From a financial aspect, what should you think about before accepting a position?
Before considering salary offers or making a request, have you decided what your personal needs are? Younger veterinarians
tend to have a need for higher proportion of salary in immediate wages as compared to retirement plan contributions. The cash
is needed to make repayment of student debt and other loans and obligations.
Your personal circumstances may dictate that you prefer a position where the salary is higher, but no retirement (pension,
profit or otherwise) plan is offered. On the other hand, you may have very little debt and prefer a practice offering a 401k
or defined contribution plan that would allow pretax dollars to be put away.
Some practices with pension and profit sharing plans might budget a portion of your compensatory arrangement into it. You
might not have access to plan contributions made on your behalf without substantial penalties being incurred. Pension plans
can require vesting. Vesting means you do not have an immediate right to contributions made on your behalf. If you move on
to a different job, you may forfeit the amounts put in the pension plan if you were not fully vested. In such a situation,
you truly would have been ahead had you negotiated for higher salary in lieu of a retirement plan.
Your ability to negotiate a better salary is contingent on the ability of the practice to generate income. Since your wages
will be approximately one-fifth of what you produce for the practice, the more that you can produce, the better. Ask to see
a copy of the fee schedule. Is the fee schedule commensurate with what you know to be realistic in terms of charges?
If the fees seem very low or if the average transaction fee is $20 less than other practices you have visited, you know that
you might have problems living up to the salary you desire. At the same time, you need to be comfortable with the fact that
the fee is fair and can be charged out to the client. If you are uncomfortable with an average transaction fee of $90 to $110
an invoice, you may not be the right fit for a practice that is charging a fair fee for the services involved.
Ask to see some medical records for recently treated patients. How are cases worked up? Does case management fit with your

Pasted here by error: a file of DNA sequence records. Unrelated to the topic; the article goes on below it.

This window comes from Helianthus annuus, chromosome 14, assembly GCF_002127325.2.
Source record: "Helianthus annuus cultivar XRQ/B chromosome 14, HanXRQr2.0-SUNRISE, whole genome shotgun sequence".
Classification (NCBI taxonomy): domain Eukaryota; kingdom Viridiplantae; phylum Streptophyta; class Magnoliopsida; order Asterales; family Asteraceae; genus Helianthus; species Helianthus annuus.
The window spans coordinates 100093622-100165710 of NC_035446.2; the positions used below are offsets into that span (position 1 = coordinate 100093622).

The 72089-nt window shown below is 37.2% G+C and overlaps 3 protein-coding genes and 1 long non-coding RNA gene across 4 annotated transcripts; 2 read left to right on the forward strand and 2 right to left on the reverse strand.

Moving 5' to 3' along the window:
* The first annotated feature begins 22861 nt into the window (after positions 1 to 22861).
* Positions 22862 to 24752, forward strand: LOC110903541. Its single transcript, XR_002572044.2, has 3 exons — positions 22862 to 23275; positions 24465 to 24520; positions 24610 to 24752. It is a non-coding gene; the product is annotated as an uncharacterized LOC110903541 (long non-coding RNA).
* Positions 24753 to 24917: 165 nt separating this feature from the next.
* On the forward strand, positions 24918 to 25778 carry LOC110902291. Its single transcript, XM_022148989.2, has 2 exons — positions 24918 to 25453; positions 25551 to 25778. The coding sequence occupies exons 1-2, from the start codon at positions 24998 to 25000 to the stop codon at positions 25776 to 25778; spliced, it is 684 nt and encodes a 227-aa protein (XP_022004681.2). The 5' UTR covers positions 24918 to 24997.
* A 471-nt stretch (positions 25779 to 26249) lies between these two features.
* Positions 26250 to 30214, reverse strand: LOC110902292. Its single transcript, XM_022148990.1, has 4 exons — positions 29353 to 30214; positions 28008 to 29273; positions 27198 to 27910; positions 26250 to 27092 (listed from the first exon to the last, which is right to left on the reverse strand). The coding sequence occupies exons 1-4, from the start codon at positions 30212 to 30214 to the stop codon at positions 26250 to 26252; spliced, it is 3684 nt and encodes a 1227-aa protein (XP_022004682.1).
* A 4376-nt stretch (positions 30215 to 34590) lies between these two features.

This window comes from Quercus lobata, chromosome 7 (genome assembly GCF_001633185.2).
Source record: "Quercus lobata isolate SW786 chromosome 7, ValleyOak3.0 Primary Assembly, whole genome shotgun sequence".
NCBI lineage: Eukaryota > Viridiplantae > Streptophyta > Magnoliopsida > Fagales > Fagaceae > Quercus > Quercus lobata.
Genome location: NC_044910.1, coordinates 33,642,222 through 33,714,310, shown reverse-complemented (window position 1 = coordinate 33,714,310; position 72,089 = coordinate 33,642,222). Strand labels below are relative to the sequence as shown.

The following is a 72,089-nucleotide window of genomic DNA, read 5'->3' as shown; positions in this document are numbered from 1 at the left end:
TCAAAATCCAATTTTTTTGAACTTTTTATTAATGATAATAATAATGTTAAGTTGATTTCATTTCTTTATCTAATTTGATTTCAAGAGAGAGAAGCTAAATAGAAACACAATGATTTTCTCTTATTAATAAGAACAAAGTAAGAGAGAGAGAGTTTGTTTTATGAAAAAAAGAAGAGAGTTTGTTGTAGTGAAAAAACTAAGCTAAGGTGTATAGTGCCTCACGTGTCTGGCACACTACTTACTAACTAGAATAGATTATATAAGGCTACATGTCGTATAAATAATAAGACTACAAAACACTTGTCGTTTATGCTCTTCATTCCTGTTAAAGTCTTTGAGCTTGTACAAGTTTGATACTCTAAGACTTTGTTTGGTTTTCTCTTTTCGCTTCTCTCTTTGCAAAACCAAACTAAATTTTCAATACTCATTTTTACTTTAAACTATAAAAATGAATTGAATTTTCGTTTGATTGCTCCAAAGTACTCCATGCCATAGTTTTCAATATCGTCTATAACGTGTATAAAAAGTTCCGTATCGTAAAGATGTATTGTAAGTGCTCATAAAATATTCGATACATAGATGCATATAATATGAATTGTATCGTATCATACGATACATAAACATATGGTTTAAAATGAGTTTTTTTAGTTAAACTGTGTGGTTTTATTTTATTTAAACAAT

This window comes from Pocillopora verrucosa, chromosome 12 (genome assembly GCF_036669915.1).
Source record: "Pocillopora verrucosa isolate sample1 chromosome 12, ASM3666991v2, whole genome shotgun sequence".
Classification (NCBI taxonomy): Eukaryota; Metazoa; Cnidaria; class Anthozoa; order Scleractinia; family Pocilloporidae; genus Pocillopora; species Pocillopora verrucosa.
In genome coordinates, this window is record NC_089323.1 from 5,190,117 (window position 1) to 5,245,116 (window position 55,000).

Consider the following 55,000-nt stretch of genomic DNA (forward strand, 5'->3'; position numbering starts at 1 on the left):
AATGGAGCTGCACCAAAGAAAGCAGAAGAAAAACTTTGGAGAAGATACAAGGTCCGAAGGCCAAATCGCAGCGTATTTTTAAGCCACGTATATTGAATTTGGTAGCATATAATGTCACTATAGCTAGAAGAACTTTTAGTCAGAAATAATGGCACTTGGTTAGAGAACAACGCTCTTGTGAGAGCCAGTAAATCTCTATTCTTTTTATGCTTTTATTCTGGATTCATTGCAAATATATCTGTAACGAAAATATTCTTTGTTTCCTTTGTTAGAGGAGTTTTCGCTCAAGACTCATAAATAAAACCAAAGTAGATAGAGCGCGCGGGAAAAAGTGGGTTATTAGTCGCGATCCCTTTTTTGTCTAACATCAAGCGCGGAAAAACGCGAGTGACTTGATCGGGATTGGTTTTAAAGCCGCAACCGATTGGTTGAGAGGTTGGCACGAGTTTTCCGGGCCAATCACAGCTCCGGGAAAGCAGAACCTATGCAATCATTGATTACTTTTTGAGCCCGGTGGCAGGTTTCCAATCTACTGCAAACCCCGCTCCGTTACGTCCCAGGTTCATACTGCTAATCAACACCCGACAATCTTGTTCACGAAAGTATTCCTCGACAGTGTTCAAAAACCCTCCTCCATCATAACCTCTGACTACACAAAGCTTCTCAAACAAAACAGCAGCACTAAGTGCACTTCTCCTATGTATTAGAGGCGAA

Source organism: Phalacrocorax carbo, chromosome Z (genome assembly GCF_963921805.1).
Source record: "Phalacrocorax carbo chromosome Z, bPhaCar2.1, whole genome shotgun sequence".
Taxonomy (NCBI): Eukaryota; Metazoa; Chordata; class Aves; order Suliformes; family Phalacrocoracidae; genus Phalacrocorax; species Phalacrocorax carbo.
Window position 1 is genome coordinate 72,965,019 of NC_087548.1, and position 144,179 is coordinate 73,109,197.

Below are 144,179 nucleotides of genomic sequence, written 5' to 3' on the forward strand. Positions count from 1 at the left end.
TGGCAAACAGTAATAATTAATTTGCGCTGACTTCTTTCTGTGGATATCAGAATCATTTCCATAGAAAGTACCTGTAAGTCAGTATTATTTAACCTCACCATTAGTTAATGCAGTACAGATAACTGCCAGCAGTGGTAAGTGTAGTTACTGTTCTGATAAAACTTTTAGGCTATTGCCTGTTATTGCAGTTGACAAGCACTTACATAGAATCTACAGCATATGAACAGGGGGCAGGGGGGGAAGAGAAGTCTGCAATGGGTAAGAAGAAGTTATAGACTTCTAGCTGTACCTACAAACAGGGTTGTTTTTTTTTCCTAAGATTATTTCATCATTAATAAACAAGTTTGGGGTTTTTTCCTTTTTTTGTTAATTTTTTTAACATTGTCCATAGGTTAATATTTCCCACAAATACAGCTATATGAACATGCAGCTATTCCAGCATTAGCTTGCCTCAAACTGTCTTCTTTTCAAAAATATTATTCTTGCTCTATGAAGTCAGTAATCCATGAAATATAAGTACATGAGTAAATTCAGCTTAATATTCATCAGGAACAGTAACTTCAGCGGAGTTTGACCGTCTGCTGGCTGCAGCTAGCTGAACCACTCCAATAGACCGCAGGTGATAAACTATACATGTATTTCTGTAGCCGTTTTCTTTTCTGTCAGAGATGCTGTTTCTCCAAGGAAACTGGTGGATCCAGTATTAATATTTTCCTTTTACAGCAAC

philosophy of medicine and surgical service provision? If not, you may be uncomfortable when co-workers and employers pressure
you to conform your recommendations to that of the practice as a whole. If you believe in high-end diagnostics, working up
animal illnesses appropriately and charging for it, and the practice does not have this history, you may not be able to generate
the type of income you envision, even though the fee schedule looks appropriate.
Mentoring, performance reviews
Use the interview for questions about mentoring and regular job performance feedback. Most individuals enter positions assuming
that they will be there for at least two or three years. In the course of that time, you periodically negotiate for salary
and benefit increases, assuming you have been able to keep up with the needs of the practice and the employer's expectations.
If you only wait until the end of the year to obtain feedback, you will miss the chance for gradual improvement leading to
a better salary in each successive period.
Practice, professional ethics
If the practice has a set of ethics that is different from your own, not only from a medical and surgical perspective, but
from a business, client and pet attitude perspective, too, you might find yourself burned out within short order and disillusioned
about veterinary medicine as a whole. Ethical considerations are a very important point of interview discussion.
Particularly, if you are thinking long term toward ownership in the practice with which you seek a position, ethics become
extremely important. Are personal expenses run through the practice? Is cash pocketed, rather than reported on the tax return?
If so, you might want to distance yourself from such a practice. Make sure you are associating yourself with the right individuals.